Global airline body objects to pre-funding for Changi Airport's future Terminal 5

An aerial view of the eastern part of Singapore, where Changi Terminal 5 will be constructed. PHOTO: ST FILE

SINGAPORE - Governments and airports should not expect users to pre-fund expansion projects, said the chief of a global airline body, when asked about plans by Singapore to likely do this for the future Terminal 5 at Changi Airport.

Speaking to reporters on the sidelines of the Singapore Airshow Aviation Leadership Summit 2018, chief executive officer and director-general of the International Air Transport Association, Mr Alexandre de Juniac, said: "We have mentioned many times that we are not in favour of pre-funding. We have a permanent dialogue with Singapore on this and we will keep reiterating and repeating this."

In January, The Straits Times reported that passengers flying out of Changi may soon have to pay between $10 and $15 extra, as part of a new tax being mooted to help pay for a major airport expansion, involving the building of T5.

Transit passengers could be charged about half the amount.

The tax, which could be imposed from later this year, is expected to be on top of the $34 departure charge ($6 for transit passengers), comprising a passenger service fee, a security tax and a levy collected by the Civil Aviation Authority of Singapore.

Fees for airlines, including parking and landing fees, are expected to increase by about 30 per cent, said sources.

Referring to the report, Mr de Juniac said on Monday: "The airline industry does not support pre-funding to finance advance infrastructure projects."

Even as he applauded Singapore for showing "great foresight" with the expansion plans, there are challenges, he said at the event held at Pan Pacific Singapore hotel.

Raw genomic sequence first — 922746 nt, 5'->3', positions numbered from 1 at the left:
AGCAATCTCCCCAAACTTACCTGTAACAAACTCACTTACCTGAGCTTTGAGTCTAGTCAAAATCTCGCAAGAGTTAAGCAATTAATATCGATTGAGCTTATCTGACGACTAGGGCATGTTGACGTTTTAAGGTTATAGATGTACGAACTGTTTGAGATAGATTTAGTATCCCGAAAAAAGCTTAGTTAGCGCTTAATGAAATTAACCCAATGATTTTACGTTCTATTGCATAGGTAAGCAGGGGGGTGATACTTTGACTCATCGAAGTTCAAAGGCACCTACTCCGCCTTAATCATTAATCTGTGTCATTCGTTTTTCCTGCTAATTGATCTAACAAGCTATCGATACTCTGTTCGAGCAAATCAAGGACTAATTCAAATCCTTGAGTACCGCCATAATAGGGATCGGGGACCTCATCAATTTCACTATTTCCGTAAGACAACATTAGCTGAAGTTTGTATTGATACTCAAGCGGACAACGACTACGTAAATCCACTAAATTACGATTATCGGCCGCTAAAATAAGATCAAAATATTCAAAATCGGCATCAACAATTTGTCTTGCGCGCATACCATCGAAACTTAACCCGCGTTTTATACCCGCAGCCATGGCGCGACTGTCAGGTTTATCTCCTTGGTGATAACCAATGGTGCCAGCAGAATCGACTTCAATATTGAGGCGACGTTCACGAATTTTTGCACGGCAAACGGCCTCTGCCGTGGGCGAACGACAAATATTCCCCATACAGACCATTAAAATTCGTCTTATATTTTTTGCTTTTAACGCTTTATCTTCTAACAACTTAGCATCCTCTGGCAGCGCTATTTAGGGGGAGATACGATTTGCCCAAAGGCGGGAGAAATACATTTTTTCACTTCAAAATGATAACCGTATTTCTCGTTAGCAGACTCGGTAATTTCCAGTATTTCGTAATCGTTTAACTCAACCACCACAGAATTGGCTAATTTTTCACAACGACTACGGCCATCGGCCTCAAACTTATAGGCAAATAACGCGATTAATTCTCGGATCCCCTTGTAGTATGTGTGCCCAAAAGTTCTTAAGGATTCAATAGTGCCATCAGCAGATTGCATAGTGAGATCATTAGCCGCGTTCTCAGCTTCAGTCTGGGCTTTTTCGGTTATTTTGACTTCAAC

The authorities here must ensure that T5 users continue to enjoy the high standards that Changi Airport users have come to expect, said Mr de Juniac.

"And we need to get the funding model right to avoid burdening the industry with extra costs," he added.

Said Mr de Juniac: "(Seoul's Incheon Airport) provides great service to airlines and passengers. And it recently expanded runway and terminal capacity to meet growing demand. Importantly, that has been done without raising charges. In fact, Incheon recently extended a discount on airport charges that was introduced two years ago."

Other airports have introduced user charges to support growth plans. In 2016, Hong Kong International Airport, which is building a third runway due to be completed in 2024, started collecting between HK$70 (S$12) and HK$180 a traveller. Also in 2016, airports in Dubai, United Arab Emirates and Doha in Qatar introduced a departure tax for travellers - the equivalent of about $13 - to help fund ongoing expansion projects.

T5 is expected to eventually handle up to 70 million passengers a year - more than terminals 1, 2 and 3 combined - when completed. However, the third runway being built in the same project will be operational before that, in the early 2020s.

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Construction on Changi Airport Terminal 5 has started to get the land ready for the terminal. The mega terminal is expected to be completed in the 2030s and will eventually increase Changi Airport's capacity to 150 million passengers annually.

Terminal 5 will be part of a larger Changi East project, whose total bill is expected to run into tens of billions of dollars.

The Transport Ministry has said the Government will bear a large proportion of total costs for the Changi East project.

Separately, airport operator Changi Airport Group will commit a sizeable portion of its annual profits to the development.

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